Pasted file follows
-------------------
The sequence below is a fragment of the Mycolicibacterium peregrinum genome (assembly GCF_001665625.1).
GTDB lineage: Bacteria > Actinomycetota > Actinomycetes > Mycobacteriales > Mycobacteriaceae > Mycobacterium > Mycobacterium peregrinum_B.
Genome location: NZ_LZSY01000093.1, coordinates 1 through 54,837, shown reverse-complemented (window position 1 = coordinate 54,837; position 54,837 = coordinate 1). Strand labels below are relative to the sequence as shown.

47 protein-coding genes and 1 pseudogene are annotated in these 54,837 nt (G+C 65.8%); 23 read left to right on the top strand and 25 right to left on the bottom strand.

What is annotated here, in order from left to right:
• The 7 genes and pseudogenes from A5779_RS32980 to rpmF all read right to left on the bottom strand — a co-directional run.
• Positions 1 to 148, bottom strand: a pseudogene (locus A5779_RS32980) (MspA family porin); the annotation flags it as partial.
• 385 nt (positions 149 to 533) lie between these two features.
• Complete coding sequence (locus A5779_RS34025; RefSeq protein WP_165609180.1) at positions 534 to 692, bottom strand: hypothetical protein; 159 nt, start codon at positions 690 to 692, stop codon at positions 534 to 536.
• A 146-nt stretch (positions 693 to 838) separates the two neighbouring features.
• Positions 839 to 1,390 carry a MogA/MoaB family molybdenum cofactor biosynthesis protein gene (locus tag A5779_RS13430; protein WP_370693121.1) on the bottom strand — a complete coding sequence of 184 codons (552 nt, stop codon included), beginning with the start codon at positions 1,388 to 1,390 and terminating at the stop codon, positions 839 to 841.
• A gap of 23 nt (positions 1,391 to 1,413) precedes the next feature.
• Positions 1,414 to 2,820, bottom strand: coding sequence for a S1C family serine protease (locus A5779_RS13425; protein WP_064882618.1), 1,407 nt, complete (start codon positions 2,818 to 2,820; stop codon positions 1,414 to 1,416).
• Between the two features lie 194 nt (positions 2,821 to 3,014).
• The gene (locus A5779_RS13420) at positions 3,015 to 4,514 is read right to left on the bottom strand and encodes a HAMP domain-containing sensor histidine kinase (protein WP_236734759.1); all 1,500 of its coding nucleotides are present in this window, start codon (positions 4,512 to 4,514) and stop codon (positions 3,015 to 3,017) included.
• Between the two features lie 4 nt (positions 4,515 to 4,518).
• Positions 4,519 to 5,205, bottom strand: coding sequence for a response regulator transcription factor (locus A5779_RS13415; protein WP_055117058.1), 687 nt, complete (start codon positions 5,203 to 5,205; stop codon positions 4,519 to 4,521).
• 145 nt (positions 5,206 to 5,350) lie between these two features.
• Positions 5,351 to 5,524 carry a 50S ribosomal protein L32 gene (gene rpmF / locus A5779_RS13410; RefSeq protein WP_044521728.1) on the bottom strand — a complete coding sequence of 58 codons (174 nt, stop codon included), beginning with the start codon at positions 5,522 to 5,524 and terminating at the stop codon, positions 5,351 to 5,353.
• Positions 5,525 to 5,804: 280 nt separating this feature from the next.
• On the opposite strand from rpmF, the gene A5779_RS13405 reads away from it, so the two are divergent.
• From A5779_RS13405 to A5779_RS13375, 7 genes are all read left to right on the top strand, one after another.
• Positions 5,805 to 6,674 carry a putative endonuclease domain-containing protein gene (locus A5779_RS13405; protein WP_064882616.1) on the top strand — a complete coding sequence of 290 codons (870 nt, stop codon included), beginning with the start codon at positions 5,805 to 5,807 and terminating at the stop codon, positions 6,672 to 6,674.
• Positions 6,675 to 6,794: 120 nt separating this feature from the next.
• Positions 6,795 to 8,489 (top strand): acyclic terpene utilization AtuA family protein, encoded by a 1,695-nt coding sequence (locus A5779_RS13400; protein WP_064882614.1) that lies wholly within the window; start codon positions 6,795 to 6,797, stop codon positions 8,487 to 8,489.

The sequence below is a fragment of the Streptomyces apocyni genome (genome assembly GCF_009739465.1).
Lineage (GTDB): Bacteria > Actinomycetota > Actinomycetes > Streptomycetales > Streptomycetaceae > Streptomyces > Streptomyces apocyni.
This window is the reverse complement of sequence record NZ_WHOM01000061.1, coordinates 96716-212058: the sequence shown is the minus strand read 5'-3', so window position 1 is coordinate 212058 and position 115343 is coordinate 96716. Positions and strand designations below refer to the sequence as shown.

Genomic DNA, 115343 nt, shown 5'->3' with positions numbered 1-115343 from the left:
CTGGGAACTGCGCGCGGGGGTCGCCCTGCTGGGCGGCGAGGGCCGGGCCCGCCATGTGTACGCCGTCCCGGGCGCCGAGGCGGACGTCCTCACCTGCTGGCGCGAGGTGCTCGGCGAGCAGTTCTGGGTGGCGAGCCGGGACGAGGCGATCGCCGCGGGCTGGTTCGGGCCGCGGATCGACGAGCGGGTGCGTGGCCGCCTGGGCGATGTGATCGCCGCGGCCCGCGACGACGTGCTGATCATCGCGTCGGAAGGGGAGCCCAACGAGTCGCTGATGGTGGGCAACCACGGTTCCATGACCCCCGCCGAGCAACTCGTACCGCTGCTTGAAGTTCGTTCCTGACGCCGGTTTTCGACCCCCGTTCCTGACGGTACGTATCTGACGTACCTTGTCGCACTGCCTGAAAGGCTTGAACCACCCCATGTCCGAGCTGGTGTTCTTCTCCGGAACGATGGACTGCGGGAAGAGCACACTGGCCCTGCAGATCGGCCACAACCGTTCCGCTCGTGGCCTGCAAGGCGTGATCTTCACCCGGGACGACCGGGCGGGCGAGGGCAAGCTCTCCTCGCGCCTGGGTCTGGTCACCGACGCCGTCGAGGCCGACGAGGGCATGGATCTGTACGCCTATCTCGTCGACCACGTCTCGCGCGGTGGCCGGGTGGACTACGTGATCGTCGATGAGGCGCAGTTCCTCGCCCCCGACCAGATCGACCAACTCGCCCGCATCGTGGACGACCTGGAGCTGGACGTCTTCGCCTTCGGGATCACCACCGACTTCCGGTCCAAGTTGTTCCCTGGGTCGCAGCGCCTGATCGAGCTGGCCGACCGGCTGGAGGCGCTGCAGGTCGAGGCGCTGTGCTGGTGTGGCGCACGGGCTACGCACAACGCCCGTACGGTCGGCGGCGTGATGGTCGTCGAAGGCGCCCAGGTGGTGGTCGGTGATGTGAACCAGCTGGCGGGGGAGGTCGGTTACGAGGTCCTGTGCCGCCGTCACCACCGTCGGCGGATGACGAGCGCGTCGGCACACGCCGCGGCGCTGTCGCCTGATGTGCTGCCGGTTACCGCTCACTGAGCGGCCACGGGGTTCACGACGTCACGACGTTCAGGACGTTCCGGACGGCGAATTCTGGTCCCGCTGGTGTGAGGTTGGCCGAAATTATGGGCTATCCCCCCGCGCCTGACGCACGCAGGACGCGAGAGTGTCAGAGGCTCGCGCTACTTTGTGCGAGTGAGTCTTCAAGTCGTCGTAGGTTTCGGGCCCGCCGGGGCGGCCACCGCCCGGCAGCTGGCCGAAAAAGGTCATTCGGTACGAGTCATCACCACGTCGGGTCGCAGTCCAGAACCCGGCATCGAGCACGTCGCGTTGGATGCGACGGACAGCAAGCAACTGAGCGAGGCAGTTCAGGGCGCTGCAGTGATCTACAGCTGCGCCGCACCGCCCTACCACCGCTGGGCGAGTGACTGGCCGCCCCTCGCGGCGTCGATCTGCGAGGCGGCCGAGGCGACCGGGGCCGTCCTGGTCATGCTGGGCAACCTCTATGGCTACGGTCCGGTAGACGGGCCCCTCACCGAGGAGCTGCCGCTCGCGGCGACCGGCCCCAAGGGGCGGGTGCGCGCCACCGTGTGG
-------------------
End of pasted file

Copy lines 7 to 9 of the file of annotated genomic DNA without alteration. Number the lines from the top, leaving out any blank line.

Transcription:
• Positions 1 to 148, bottom strand: a pseudogene (locus A5779_RS32980) (MspA family porin); the annotation flags it as partial.
• 385 nt (positions 149 to 533) lie between these two features.
• Complete coding sequence (locus A5779_RS34025; RefSeq protein WP_165609180.1) at positions 534 to 692, bottom strand: hypothetical protein; 159 nt, start codon at positions 690 to 692, stop codon at positions 534 to 536.